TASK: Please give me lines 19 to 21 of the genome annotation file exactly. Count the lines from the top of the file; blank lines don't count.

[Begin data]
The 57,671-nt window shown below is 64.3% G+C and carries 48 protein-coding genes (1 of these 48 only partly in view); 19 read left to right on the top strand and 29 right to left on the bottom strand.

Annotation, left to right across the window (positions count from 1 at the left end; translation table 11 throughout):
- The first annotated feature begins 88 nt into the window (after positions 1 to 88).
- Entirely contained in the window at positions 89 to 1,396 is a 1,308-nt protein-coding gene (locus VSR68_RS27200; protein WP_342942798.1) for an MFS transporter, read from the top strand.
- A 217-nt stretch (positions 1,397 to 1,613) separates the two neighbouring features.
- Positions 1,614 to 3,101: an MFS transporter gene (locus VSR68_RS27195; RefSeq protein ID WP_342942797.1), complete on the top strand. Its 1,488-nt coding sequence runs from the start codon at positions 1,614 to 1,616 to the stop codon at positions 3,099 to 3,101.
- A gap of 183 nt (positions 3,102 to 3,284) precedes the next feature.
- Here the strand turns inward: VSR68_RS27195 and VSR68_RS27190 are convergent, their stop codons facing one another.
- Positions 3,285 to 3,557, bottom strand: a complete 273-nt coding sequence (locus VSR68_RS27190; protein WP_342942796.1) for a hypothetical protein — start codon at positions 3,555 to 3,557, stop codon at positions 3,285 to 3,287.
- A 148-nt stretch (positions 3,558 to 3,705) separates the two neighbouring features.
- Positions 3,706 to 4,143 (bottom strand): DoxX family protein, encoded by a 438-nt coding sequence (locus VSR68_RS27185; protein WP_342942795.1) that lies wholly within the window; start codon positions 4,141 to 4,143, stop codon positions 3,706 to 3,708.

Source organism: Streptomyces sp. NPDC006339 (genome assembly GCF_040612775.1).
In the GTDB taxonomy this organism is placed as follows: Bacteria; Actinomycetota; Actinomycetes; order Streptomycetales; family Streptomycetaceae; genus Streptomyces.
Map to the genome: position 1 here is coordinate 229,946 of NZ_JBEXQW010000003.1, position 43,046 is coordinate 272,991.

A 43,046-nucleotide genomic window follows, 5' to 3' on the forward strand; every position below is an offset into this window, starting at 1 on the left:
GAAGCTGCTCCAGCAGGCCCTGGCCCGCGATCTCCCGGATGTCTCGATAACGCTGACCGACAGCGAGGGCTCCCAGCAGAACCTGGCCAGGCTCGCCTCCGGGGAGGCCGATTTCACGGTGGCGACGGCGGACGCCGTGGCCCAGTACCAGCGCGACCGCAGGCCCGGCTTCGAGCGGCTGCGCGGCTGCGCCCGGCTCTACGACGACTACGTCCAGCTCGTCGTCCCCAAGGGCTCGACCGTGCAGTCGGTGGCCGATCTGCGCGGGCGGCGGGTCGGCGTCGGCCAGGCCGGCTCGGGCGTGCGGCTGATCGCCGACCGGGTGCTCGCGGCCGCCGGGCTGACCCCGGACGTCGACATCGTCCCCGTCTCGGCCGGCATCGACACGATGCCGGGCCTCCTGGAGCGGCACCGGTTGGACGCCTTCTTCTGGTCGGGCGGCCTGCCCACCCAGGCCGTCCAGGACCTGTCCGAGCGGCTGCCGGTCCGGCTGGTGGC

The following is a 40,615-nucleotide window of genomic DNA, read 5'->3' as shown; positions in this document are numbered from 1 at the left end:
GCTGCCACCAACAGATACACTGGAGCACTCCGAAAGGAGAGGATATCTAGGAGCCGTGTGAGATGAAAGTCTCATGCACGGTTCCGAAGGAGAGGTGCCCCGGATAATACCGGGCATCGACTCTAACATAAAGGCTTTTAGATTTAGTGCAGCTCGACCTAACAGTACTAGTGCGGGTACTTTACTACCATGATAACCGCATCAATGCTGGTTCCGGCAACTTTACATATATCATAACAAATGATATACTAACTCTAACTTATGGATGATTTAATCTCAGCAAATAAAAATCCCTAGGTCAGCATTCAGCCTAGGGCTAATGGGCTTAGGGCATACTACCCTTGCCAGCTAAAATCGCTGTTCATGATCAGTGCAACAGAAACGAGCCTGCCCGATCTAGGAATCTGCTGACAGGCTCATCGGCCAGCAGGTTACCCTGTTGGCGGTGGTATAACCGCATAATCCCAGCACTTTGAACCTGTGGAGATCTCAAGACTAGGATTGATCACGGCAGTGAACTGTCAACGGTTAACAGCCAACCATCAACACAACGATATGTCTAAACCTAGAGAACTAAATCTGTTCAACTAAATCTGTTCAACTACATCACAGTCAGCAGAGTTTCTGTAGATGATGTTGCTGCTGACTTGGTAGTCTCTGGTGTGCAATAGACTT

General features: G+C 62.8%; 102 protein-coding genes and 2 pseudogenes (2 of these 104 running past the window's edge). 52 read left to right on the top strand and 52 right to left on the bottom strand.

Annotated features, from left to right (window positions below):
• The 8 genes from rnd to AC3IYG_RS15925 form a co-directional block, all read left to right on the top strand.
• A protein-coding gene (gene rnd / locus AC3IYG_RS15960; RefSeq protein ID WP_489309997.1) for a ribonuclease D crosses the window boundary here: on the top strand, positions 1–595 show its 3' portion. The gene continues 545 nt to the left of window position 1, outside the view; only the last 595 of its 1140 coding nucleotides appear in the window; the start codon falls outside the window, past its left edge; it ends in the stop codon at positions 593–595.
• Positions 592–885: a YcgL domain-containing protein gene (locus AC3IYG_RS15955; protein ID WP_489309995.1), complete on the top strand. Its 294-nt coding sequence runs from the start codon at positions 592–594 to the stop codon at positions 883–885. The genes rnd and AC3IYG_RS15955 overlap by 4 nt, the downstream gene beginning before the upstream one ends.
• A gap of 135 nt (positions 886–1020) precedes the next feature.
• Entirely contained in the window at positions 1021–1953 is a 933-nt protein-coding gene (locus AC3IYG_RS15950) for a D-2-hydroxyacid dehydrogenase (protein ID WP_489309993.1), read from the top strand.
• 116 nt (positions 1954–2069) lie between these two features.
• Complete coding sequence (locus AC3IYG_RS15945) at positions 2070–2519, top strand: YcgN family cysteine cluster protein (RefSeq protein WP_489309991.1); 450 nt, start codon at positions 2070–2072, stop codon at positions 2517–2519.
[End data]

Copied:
General features: G+C 62.8%; 102 protein-coding genes and 2 pseudogenes (2 of these 104 running past the window's edge). 52 read left to right on the top strand and 52 right to left on the bottom strand.

Annotated features, from left to right (window positions below):
• The 8 genes from rnd to AC3IYG_RS15925 form a co-directional block, all read left to right on the top strand.